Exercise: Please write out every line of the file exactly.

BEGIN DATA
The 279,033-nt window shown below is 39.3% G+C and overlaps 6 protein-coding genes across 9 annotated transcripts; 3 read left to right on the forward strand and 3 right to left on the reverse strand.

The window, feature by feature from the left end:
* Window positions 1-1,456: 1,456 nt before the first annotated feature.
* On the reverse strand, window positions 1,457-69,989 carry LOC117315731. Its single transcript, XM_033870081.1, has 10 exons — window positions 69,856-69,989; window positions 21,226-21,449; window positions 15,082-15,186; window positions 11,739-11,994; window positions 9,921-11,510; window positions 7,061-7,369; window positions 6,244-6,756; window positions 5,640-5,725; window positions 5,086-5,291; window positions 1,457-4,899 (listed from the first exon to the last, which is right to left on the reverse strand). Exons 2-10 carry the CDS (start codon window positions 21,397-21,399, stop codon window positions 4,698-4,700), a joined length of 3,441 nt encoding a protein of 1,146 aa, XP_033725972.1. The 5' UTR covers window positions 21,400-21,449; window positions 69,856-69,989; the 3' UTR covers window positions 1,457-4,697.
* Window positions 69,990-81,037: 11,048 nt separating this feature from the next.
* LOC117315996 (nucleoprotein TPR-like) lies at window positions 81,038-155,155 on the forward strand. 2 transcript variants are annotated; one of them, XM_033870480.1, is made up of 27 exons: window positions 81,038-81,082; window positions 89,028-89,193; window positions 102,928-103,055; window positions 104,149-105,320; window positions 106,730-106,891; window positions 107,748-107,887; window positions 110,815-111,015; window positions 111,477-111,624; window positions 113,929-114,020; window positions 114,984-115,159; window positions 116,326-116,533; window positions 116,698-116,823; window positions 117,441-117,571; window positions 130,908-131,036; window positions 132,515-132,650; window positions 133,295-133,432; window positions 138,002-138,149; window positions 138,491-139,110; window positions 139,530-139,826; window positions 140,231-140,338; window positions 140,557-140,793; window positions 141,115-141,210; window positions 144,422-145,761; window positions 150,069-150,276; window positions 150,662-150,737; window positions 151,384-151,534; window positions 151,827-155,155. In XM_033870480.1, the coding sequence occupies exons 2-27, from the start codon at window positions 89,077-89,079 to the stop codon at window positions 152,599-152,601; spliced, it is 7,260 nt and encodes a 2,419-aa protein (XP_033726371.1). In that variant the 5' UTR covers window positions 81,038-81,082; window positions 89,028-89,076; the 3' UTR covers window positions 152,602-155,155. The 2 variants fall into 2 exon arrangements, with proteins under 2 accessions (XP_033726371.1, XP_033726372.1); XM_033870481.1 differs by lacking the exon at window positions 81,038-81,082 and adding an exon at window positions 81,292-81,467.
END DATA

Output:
The 279,033-nt window shown below is 39.3% G+C and overlaps 6 protein-coding genes across 9 annotated transcripts; 3 read left to right on the forward strand and 3 right to left on the reverse strand.

The window, feature by feature from the left end:
* Window positions 1-1,456: 1,456 nt before the first annotated feature.
* On the reverse strand, window positions 1,457-69,989 carry LOC117315731. Its single transcript, XM_033870081.1, has 10 exons — window positions 69,856-69,989; window positions 21,226-21,449; window positions 15,082-15,186; window positions 11,739-11,994; window positions 9,921-11,510; window positions 7,061-7,369; window positions 6,244-6,756; window positions 5,640-5,725; window positions 5,086-5,291; window positions 1,457-4,899 (listed from the first exon to the last, which is right to left on the reverse strand). Exons 2-10 carry the CDS (start codon window positions 21,397-21,399, stop codon window positions 4,698-4,700), a joined length of 3,441 nt encoding a protein of 1,146 aa, XP_033725972.1. The 5' UTR covers window positions 21,400-21,449; window positions 69,856-69,989; the 3' UTR covers window positions 1,457-4,697.
* Window positions 69,990-81,037: 11,048 nt separating this feature from the next.
* LOC117315996 (nucleoprotein TPR-like) lies at window positions 81,038-155,155 on the forward strand. 2 transcript variants are annotated; one of them, XM_033870480.1, is made up of 27 exons: window positions 81,038-81,082; window positions 89,028-89,193; window positions 102,928-103,055; window positions 104,149-105,320; window positions 106,730-106,891; window positions 107,748-107,887; window positions 110,815-111,015; window positions 111,477-111,624; window positions 113,929-114,020; window positions 114,984-115,159; window positions 116,326-116,533; window positions 116,698-116,823; window positions 117,441-117,571; window positions 130,908-131,036; window positions 132,515-132,650; window positions 133,295-133,432; window positions 138,002-138,149; window positions 138,491-139,110; window positions 139,530-139,826; window positions 140,231-140,338; window positions 140,557-140,793; window positions 141,115-141,210; window positions 144,422-145,761; window positions 150,069-150,276; window positions 150,662-150,737; window positions 151,384-151,534; window positions 151,827-155,155. In XM_033870480.1, the coding sequence occupies exons 2-27, from the start codon at window positions 89,077-89,079 to the stop codon at window positions 152,599-152,601; spliced, it is 7,260 nt and encodes a 2,419-aa protein (XP_033726371.1). In that variant the 5' UTR covers window positions 81,038-81,082; window positions 89,028-89,076; the 3' UTR covers window positions 152,602-155,155. The 2 variants fall into 2 exon arrangements, with proteins under 2 accessions (XP_033726371.1, XP_033726372.1); XM_033870481.1 differs by lacking the exon at window positions 81,038-81,082 and adding an exon at window positions 81,292-81,467.